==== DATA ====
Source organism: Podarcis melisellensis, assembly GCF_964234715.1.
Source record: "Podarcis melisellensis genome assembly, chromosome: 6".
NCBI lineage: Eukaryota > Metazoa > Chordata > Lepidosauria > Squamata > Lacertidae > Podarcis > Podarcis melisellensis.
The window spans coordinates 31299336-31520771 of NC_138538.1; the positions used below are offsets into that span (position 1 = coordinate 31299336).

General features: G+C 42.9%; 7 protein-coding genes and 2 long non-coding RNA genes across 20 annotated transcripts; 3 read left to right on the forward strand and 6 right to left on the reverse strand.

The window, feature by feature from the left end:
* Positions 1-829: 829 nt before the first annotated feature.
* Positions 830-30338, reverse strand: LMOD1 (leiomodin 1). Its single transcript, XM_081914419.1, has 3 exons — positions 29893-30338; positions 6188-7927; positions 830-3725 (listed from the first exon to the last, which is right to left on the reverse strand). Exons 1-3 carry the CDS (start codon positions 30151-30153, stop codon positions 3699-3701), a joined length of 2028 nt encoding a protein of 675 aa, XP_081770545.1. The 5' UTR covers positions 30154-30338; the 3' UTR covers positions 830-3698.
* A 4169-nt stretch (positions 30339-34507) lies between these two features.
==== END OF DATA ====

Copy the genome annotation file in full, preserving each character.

Source organism: Podarcis melisellensis, assembly GCF_964234715.1.
Source record: "Podarcis melisellensis genome assembly, chromosome: 6".
NCBI lineage: Eukaryota > Metazoa > Chordata > Lepidosauria > Squamata > Lacertidae > Podarcis > Podarcis melisellensis.
The window spans coordinates 31299336-31520771 of NC_138538.1; the positions used below are offsets into that span (position 1 = coordinate 31299336).

General features: G+C 42.9%; 7 protein-coding genes and 2 long non-coding RNA genes across 20 annotated transcripts; 3 read left to right on the forward strand and 6 right to left on the reverse strand.

The window, feature by feature from the left end:
* Positions 1-829: 829 nt before the first annotated feature.
* Positions 830-30338, reverse strand: LMOD1 (leiomodin 1). Its single transcript, XM_081914419.1, has 3 exons — positions 29893-30338; positions 6188-7927; positions 830-3725 (listed from the first exon to the last, which is right to left on the reverse strand). Exons 1-3 carry the CDS (start codon positions 30151-30153, stop codon positions 3699-3701), a joined length of 2028 nt encoding a protein of 675 aa, XP_081770545.1. The 5' UTR covers positions 30154-30338; the 3' UTR covers positions 830-3698.
* A 4169-nt stretch (positions 30339-34507) lies between these two features.